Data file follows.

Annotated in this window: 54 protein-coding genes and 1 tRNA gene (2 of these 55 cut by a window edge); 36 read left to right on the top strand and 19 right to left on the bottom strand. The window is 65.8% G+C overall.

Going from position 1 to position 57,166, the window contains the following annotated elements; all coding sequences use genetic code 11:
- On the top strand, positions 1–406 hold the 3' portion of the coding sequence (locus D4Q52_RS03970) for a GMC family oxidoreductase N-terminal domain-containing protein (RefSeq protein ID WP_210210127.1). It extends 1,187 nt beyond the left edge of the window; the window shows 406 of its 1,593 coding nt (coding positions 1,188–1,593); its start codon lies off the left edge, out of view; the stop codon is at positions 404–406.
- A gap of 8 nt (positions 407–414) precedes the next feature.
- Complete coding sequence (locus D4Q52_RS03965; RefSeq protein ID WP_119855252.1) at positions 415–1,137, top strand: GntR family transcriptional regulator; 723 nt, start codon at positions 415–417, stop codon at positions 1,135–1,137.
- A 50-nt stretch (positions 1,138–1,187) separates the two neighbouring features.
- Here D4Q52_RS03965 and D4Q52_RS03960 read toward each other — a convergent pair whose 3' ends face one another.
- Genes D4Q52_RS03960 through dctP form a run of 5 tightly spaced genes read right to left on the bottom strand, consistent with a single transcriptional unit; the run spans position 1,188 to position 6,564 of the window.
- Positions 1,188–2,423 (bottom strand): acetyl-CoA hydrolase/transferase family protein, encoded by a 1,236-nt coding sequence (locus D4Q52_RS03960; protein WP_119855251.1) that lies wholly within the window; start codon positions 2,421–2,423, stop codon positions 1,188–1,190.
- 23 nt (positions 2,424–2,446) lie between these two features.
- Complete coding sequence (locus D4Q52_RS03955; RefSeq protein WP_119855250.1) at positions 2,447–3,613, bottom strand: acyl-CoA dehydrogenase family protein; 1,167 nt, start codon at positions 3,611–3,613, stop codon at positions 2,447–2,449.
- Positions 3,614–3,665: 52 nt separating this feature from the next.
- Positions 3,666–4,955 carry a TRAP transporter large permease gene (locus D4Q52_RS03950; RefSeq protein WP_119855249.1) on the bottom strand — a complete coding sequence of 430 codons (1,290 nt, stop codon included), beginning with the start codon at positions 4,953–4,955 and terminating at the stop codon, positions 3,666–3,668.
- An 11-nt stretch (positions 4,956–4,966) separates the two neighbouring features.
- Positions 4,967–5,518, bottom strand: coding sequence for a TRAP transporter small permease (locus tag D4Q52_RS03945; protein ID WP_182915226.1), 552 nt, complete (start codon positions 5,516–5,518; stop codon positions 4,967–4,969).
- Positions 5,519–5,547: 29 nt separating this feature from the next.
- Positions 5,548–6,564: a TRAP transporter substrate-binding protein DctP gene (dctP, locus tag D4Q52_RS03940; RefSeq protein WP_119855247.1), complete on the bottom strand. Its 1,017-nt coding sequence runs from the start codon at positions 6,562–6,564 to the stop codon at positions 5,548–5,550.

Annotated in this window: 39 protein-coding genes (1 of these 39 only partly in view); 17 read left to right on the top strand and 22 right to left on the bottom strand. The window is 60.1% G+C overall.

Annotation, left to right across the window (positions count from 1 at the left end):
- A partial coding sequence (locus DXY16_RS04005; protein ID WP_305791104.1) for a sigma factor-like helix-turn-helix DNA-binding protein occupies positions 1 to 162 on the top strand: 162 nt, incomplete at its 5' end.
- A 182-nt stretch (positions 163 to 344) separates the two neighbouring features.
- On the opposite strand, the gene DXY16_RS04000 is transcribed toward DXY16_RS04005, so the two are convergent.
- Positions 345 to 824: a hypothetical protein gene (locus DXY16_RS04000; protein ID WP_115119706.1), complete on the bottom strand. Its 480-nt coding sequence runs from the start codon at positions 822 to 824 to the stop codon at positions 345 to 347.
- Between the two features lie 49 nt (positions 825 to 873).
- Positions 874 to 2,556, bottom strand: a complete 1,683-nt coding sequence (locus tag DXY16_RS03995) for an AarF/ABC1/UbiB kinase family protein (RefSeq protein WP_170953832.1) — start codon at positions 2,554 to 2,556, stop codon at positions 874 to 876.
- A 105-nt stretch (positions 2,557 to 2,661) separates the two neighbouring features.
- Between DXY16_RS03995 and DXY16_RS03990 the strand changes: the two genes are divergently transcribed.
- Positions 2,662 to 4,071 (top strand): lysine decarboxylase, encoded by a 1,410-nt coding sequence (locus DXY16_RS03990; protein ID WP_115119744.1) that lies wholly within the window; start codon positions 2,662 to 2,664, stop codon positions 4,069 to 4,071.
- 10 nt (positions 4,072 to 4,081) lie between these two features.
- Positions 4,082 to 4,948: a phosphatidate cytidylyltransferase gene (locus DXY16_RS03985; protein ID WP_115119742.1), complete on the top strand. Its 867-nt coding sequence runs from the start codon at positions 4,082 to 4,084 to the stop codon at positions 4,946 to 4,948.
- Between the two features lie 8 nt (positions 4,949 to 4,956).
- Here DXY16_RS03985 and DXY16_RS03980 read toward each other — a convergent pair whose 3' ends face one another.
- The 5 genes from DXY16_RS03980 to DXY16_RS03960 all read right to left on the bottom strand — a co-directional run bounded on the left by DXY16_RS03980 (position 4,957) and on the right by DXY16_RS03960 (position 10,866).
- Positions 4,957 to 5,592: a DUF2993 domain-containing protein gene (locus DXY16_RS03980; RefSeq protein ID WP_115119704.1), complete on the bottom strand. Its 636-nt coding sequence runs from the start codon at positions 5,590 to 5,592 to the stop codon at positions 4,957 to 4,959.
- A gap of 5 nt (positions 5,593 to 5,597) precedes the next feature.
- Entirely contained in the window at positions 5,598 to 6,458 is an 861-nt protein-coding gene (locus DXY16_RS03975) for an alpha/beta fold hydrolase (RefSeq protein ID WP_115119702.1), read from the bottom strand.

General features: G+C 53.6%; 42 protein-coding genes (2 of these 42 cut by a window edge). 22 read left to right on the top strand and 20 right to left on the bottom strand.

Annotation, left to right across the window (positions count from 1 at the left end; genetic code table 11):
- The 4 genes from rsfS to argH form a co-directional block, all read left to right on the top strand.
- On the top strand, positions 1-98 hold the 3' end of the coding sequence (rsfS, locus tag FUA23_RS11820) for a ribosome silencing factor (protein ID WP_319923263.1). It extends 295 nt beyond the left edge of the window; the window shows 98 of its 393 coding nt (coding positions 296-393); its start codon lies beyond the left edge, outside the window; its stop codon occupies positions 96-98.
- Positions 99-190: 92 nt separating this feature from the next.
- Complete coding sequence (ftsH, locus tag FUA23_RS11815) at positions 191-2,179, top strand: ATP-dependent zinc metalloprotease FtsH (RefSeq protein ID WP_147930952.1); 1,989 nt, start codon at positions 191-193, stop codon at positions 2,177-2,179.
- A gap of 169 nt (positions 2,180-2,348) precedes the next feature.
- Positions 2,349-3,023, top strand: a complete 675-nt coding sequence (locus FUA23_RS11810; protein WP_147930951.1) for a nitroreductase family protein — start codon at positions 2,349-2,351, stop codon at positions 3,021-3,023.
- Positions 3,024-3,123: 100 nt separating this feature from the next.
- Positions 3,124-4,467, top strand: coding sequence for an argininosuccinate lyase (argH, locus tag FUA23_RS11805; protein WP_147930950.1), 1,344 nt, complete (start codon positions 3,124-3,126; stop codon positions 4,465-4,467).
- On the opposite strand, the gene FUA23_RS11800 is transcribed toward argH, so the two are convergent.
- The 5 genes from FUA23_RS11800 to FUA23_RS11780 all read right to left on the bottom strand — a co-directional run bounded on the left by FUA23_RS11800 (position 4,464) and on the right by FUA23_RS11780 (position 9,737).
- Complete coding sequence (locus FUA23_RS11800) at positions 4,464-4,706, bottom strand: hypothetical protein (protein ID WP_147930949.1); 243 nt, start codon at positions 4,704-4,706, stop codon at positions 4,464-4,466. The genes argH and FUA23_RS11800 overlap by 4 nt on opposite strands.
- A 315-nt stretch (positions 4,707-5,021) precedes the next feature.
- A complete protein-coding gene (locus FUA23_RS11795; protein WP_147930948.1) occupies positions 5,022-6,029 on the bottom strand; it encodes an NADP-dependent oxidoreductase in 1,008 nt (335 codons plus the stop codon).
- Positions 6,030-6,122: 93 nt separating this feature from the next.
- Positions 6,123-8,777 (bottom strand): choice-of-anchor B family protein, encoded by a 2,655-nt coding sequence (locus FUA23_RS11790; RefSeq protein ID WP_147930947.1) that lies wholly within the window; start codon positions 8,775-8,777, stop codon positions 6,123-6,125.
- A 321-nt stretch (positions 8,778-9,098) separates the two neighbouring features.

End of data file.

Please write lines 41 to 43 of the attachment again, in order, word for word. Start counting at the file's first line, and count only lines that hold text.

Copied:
- Positions 99-190: 92 nt separating this feature from the next.
- Complete coding sequence (ftsH, locus tag FUA23_RS11815) at positions 191-2,179, top strand: ATP-dependent zinc metalloprotease FtsH (RefSeq protein ID WP_147930952.1); 1,989 nt, start codon at positions 191-193, stop codon at positions 2,177-2,179.
- A gap of 169 nt (positions 2,180-2,348) precedes the next feature.